No business owner wants to hear that his or her company is being sued in a class action lawsuit. Aside from the obvious implication that you’ve somehow upset a whole lot of people, the downsides of defending a class action lawsuit are abundant due to the high costs associated with increased complexity. If you find yourself on the defending end of a class action lawsuit in Wisconsin, it’s best to have an understanding of a few key concepts.
Class Action Basics
Unlike most lawsuits, which are brought by a single plaintiff, class action lawsuits are brought by multiple plaintiffs against (usually) a single defendant. There are a number of characteristics that these plaintiffs must have in order to bring a suit in state courts. Wisconsin law provides:
“When the question before the court is one of a common or general interest of many persons or when the parties are very numerous and it may be impracticable to bring them all before the court, one or more may sue or defend for the benefit of the whole, except that no claim may be maintained against the state or any other party under this section if the relief sought includes the refund of or damages associated with a tax administered by the state.”
The Wisconsin statute is fairly vague in comparison to Federal Rule 23, which governs class action lawsuits brought in federal courts. Many have lamented the lack of clear guidance, and reforms have been suggested for a better class action law. In the meantime, numerous cases have helped provide a little more understanding about Wisconsin class action lawsuits.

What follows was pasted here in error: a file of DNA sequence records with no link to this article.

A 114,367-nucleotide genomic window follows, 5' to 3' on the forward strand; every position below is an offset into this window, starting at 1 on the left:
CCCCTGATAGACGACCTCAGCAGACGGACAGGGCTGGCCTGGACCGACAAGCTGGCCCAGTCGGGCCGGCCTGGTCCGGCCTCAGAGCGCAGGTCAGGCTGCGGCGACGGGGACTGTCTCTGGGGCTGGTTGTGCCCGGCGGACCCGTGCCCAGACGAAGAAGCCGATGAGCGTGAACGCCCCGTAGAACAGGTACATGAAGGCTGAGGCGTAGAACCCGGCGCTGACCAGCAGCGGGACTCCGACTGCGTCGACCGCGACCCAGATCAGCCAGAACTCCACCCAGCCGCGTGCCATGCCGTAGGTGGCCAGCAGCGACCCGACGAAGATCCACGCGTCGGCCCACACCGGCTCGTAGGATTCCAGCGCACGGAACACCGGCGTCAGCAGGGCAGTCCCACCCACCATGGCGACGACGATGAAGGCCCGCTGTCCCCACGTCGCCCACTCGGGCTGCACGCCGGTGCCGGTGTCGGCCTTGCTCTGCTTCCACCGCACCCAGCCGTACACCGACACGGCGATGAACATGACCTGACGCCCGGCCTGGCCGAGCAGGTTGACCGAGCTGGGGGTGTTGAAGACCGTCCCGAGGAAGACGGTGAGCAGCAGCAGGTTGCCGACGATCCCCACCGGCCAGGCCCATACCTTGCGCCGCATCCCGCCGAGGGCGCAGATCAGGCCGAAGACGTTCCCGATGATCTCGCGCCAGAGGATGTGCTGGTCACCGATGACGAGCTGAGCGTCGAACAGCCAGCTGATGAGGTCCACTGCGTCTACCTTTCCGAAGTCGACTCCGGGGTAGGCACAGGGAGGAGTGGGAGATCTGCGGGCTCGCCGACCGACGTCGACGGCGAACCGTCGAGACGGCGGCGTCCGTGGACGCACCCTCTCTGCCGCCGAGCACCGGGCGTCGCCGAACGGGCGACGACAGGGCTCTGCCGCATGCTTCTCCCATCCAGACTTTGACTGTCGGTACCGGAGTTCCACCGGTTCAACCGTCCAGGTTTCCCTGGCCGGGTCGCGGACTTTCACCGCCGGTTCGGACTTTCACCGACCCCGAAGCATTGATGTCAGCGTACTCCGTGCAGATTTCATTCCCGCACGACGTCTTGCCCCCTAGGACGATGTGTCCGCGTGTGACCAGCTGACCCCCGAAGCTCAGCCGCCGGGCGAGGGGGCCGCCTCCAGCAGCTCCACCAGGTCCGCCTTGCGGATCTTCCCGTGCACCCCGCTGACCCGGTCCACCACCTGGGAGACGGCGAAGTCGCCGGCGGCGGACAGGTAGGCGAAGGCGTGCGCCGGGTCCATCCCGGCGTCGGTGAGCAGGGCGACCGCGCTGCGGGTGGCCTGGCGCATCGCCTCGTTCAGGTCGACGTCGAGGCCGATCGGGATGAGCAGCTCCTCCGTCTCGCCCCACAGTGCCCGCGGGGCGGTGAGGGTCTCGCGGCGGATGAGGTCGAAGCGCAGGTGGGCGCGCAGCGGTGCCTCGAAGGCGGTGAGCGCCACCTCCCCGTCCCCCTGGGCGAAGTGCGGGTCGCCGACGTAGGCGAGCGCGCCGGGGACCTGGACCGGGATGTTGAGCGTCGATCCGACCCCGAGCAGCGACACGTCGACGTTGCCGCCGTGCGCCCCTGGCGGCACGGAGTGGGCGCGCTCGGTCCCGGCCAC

Wisconsin Class Action Requirements
Before a class action lawsuit can occur, a judge must certify the class. Over the past 40+ years, the Wisconsin judiciary has identified the following requirements for class action plaintiffs:
- Common Interests – all members of the purported class must desire the same outcome.
- Representation – the named plaintiffs who will represent the class must have the same desire as the class.
- Joinder must be Impractical – the trial court must decide both common interests and whether joinder is impractical.
In addition to the above factors, before the court can certify the class, it must weigh the advantages of disposing of the entire controversy in one proceeding against the difficulties of combining divergent issues and persons.
Federal Class Action Guidance
If a class fails to certify, then the suit cannot be brought as a class action. Depending on the circumstances, this may be good or bad for a potential defendant. Unfortunately for Wisconsin litigants, case law governing class action certification is scant. However, Wisconsin does recognize federal law as persuasive authority on certification issues. Federal case law has revealed that the class must be bound by common questions of law and fact.
In a pivotal case in 2011, Wal-Mart Stores Inc. v. Dukes, significant strides were made to assist defendants in challenging the commonality issue. In that case, the Supreme Court tightened up the commonality conditions by requiring the plaintiff to show that the answer to a common question will resolve a central issue in the case. It also allowed for the production of substantial evidence, expert and other testimony to give insight into the questions of facts in the case, thereby allowing defendants to challenge the issue.
If your company is facing a class action lawsuit, contact the Wisconsin class action experts at Kerkman Wagner & Dunn today.